New (02/04/09) CCP’s Reaction to Obama Administration’s New Executive Pay Policy
Check out these relatedFACT SHEETs:
Our general description of policies to address CEO pay is archived here.
The House Financial Services Committee marked up “The Shareholder Vote on Executive Compensation Act” (H.R. 1257) in 2007. The bill is more commonly known as the “say on pay” bill — because it would give shareholders an advisory vote on executive compensation.
The Government Contractor Accountability Act of 2007 (H.R. 3928) would require large government contractors that receive more than 80 percent of their annual gross revenue from Federal contracts to disclose the names and salaries of their most highly compensated officers.
The House has so far refused to pass a $1 million cap on the amount of executive compensation that can be deferred tax-free, a measure that was introduced in the Senate Finance Committee and later passed by the Senate, as part of the minimum wage bill. (See page 6 of this summary. The legislative package, known as the “Small Business and Work Opportunity Act of 2007,” also closes loopholes in the law that allow corporations to reincorporate offshore to avoid taxes and let corporations deduct certain fines and penalties). For related analysis about the deferred compensation cap provision, go here.
General information on CEO Pay:
Too Much is a useful weekly newsletter about CEO pay issues.
The Institute for Policy Studies and United for a Fair Economy release a report on executive compensation each year. The 2006 Executive Excess Report explored how oil and defense company CEOs have profited handsomely off the war and rising gas prices.
The 2005 Report, “More Bucks for the Bang” is a special report on defense industry CEOs. According to another study by two U. of Texas economists, “a country’s reduction in military spending could reduce income inequality.” The 2005 report also found that as of 2004, the ratio of CEO:Worker pay among the S&P 500 is still at least 431-to-1 (not including certain forms of stealth compensation) – ten times higher than the 42-to-1 ratio that it stood at 25 years ago.
The 2004 report, Executive Excess (2004) (PDF Version) found that CEOs who outsourced more jobs were paid more than other CEOs. Top outsourcers earned an average of $10.4 million in 2003, 28 percent more than the average CEO compensation of $8.1 million — which is still 301 times that of the average production worker (up from 42 to 1 in 1982). Be sure to see previous “Executive Excess” reports issued in 2003 and2002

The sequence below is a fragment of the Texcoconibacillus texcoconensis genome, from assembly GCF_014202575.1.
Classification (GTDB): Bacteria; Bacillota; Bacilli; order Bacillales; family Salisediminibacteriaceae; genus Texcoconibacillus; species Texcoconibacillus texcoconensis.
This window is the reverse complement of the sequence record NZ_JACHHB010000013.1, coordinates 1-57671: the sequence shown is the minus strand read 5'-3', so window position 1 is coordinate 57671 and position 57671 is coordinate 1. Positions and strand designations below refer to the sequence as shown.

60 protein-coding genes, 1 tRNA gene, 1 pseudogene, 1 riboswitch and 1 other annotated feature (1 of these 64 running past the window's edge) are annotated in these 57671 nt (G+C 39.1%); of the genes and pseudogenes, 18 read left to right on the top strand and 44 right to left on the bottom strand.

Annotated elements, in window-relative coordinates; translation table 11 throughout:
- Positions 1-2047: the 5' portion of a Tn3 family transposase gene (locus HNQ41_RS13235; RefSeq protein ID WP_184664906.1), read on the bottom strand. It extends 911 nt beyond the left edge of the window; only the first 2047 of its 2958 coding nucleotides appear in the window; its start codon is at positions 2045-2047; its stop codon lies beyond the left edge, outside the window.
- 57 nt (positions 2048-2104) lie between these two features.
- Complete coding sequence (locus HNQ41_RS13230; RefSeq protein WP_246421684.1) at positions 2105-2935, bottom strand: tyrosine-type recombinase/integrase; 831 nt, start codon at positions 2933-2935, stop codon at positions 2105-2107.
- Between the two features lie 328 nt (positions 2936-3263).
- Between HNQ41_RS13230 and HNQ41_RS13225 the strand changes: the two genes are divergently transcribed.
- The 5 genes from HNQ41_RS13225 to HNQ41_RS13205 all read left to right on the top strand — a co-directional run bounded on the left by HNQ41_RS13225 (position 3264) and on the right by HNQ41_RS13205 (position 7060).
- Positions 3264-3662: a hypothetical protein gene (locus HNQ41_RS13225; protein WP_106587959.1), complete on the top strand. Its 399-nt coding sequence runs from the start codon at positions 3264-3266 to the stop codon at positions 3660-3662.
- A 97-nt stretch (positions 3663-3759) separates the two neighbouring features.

A report (11/05) by the Center for American Progress found that energy industry CEO compensation has increased by 215% since 2002. During that same period, the price for a gallon of gasoline increased $2, or 174%. According to the New York Times (2/05/06), “Analysts estimate that every $1 increase in the per-barrel price of oil translates into a 1.5 percent increase in Exxon Mobil’s earnings. Because a significant portion of executive pay at Exxon Mobil is related to earnings growth (as is the case at many companies), rising oil prices mean bigger paychecks.” ExxonMobil announced record earnings in 2005: $36.13 billion, a 43 percent increase over the previous year.
Gar Alerovitz, author of America Beyond Capitalism has compiled a list of businesses and groups working for economic justice and equity. He has also published articles like this one for the Nation and other publications.
OtherRelated Reports and Links
The Corporate Library
Responsible Wealth (United for a Fair Economy) Shareholder Advocacy Campaign
AFL-CIO Executive Paywatch (lets you research pay of top execs at specific companies)
Shareholder Action Network
Too Much (online)
Pay Without Performance
Harvard Study of CEO Pay (1993-2003)
Sarbanes-Oxley Compliance Journal
Conference Board report on Executive Compensation
United for a Fair Economy
Greed and Good by Sam Pizzigati is THE book on CEO compensation and corporate reform.
Inequality.org is a new web site that explores issues of economic inequality.
Living Wage Campaign (ACORN)